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IoT not enough to boost semiconductor market

Posted: 17 Sep 2015 ?? ?Print Version ?Bookmark and Share

Keywords:Gartner? semiconductor? smartphone? tablet? PC?

Gartner is still weeks away from lowering their forecasts for semiconductor growth for the second time this year, this time to as little as 0.5 per cent. According to the market research firm, the short-term issue is an excess of inventory from an overheated 4Q14, but the longer term issue is the industry lacks a driver.

Growth rates for PCs, tablets and smartphones are all down this year. They are expected to rebound somewhat but not strongly in 2016 and beyond.

"This industry going forward is in a slower-growth mode because the big three drivers are slowing down so we expect 4-7 per cent growth for the next several years, no double-digit growth," said Jim Walker, a semiconductor analyst at Gartner.

PC sales will shrink at least 5.1 per cent in 2015. That includes a 1.9 per cent decline in the ultramobile segment Intel defined as its hottest slice, one that was up as much as 15.2 per cent last year. Mobile phone sales overall are expected to be about flat at 0.7 per cent growth this year.

"If you are a supplier to Apple you are doing well this year; but if not, you are not doing well this year," he said.

Jim Walker

As an aside, he noted mobile phones have a broad range of styles from low-end models with as little as $24 in components to the latest iPhones that sport an estimated $202 in chips and displays. Much of Apple's margins are in reselling memory chips because it charges about a $100 premium for versions of iPhones with 64GB of flash even though a 64GB SD card costs only $20, he said.

Overall PC sales are expected to edge up to 3-5 per cent a year over the next three years. The ultramobile segment will rebound into the high single digits, and mobile phones will nudge back up but stay under five per cent growth.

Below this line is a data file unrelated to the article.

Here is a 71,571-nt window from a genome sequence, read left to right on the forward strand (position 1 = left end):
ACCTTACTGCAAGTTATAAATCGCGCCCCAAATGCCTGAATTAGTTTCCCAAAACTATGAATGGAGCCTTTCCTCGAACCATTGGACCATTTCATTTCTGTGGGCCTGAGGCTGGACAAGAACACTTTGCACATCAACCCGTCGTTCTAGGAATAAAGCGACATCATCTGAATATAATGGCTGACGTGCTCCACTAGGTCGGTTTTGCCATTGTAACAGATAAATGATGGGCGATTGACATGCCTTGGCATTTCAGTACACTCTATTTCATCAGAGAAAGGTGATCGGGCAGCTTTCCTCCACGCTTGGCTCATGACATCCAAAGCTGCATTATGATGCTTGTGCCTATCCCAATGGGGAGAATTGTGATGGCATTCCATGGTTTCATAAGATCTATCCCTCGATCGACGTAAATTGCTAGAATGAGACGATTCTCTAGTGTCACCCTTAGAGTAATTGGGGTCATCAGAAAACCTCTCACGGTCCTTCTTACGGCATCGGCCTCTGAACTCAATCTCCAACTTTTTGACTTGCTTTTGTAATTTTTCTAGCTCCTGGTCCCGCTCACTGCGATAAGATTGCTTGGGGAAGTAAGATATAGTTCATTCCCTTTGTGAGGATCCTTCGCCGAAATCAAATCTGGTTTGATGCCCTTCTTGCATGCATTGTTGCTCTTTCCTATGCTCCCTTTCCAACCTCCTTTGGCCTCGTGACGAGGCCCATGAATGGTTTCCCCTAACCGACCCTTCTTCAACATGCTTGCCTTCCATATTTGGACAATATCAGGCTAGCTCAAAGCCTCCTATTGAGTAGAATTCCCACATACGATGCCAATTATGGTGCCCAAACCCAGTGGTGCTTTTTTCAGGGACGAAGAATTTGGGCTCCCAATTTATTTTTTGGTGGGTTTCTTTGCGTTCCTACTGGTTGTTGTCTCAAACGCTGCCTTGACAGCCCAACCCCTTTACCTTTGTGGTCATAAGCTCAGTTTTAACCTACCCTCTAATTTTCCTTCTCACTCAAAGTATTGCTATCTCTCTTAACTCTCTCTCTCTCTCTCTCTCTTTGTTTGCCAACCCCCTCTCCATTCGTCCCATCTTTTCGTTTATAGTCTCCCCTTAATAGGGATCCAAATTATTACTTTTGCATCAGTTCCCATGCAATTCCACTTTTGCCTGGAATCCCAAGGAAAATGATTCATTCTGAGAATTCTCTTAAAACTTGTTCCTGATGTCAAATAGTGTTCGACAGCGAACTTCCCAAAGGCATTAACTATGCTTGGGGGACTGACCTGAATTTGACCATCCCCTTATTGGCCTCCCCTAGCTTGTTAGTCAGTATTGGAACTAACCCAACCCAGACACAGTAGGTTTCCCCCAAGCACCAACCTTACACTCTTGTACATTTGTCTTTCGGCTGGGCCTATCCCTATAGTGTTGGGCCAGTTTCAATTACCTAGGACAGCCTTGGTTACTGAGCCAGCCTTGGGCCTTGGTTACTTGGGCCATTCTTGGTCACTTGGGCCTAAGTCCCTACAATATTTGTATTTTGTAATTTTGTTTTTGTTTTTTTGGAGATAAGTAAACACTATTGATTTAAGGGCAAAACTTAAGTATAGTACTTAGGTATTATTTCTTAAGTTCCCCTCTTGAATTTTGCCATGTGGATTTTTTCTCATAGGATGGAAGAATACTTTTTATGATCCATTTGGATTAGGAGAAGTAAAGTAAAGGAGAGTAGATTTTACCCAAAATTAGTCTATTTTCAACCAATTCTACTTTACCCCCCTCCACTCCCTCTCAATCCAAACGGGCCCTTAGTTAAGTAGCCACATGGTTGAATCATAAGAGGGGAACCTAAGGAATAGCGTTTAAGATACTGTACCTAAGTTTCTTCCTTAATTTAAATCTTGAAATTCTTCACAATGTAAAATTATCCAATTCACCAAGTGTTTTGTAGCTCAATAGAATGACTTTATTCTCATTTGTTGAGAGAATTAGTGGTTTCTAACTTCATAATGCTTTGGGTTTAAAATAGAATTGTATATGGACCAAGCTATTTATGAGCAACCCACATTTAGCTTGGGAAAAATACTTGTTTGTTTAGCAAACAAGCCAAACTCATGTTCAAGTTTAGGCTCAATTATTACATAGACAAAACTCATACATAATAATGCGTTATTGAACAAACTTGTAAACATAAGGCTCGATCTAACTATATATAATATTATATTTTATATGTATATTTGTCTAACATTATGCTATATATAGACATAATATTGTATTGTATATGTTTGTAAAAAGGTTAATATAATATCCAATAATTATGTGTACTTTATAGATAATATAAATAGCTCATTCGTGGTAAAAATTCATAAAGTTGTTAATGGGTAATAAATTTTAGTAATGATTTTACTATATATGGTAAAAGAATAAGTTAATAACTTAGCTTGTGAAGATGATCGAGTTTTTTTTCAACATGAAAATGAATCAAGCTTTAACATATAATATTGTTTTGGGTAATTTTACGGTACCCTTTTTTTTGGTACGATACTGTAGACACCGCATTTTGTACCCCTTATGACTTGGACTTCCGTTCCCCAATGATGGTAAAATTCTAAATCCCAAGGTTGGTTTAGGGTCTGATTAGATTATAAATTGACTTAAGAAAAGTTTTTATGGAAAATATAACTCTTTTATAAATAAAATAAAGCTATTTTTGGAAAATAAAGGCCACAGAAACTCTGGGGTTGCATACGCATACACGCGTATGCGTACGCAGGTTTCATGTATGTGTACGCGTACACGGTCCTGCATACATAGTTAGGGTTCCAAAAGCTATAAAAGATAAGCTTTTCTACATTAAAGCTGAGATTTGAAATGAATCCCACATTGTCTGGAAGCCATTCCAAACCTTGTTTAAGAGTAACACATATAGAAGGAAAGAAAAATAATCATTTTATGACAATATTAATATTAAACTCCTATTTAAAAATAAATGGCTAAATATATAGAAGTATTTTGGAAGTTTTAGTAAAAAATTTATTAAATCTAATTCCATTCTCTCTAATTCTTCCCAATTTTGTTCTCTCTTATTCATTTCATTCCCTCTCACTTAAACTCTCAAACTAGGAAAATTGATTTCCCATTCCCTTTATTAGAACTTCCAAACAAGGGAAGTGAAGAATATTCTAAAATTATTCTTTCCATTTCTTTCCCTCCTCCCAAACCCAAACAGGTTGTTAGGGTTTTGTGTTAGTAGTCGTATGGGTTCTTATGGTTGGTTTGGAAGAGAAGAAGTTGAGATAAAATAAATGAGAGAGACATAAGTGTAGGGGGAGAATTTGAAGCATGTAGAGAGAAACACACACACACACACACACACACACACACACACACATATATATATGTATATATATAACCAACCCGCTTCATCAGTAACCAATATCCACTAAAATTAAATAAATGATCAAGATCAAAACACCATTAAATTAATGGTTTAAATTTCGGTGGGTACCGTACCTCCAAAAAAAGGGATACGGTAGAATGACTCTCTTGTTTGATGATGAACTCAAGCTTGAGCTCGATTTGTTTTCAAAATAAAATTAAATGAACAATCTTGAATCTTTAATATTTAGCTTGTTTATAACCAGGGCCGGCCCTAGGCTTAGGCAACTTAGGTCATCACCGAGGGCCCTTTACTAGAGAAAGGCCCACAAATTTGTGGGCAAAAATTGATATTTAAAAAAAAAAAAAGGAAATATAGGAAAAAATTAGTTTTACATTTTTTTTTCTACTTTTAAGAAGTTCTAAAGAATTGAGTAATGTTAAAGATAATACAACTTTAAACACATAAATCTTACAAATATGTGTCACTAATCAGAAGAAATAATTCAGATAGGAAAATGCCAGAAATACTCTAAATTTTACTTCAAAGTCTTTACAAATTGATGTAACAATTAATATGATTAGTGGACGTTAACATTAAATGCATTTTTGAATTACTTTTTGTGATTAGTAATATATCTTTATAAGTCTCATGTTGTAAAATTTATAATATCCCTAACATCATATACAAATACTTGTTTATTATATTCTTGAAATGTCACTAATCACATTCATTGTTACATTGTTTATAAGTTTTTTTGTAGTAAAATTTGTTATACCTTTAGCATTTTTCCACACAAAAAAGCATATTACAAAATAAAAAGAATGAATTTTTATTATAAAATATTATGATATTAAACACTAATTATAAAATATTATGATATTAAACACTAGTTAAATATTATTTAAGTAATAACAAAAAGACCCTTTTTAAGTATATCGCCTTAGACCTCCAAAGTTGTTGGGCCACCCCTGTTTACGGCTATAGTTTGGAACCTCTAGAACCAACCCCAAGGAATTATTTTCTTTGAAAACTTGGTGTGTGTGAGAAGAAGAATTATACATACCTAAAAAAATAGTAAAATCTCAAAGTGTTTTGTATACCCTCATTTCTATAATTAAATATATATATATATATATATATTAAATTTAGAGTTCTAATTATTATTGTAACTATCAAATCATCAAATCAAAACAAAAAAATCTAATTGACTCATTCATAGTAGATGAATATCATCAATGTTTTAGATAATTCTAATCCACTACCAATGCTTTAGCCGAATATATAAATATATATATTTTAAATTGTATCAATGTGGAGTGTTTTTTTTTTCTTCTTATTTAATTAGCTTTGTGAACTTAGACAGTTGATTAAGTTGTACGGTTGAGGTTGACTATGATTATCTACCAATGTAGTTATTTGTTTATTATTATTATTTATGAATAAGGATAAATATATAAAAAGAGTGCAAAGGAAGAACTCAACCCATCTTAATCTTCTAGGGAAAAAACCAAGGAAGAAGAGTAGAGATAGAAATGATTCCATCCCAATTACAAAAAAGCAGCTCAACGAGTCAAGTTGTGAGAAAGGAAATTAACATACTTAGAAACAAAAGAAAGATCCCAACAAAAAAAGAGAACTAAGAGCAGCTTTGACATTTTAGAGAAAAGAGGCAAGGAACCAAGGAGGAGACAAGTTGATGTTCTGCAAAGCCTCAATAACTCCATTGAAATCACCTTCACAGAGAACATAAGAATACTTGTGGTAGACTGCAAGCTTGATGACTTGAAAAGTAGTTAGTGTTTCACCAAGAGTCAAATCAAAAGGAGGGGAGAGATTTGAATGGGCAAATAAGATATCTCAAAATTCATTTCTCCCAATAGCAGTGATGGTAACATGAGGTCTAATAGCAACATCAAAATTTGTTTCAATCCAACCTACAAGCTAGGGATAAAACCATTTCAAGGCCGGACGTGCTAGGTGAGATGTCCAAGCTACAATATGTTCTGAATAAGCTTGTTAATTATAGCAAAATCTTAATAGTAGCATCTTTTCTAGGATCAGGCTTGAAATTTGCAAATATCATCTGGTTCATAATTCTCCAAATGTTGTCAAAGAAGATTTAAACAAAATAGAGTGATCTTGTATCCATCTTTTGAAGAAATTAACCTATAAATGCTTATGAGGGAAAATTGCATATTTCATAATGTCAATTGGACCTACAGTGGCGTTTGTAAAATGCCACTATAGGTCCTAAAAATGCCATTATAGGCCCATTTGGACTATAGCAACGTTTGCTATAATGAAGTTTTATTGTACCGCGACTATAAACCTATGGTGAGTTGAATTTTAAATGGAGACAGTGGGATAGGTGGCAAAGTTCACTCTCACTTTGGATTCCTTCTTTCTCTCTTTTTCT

The sluggish numbers have people instinctively pointing to the Internet of Things as the next big driver. But that's an assumption market watchers think is unrealistic. For example, even though wearables are growing at a 25 per cent rate they will only represent one per cent of the semiconductor market in 2019 because they use only a few chips and very inexpensive ones at that.

"It's not the new big killer app some people think it is...the [semiconductor] driver has yet to be determined, but it's not the IoT," Walker said.

Nor is it automotive for the same reasons, despite intense work and discussion on driverless cars. The U.S. will turn out about 17 million cars this year, up from about 15 million previously, and each one contains as much as $400 in semiconductor content. Nevertheless, the entire sector only represents about eight per cent of the total chip market.

PCs were a driver because they packed lots of chips. Smartphones used fewer, typically cheaper chips but sold in much higher volumes. Nothing on the horizon has the makings of a new driver, but "no one knew ten years ago the tablet would be a driver," Walker said, suggesting the next big thing has yet to be invented.

Smartphone sales

Smartphone sales are nearly flat this year and will stay below five per cent growth, according to market watchers at Gartner.


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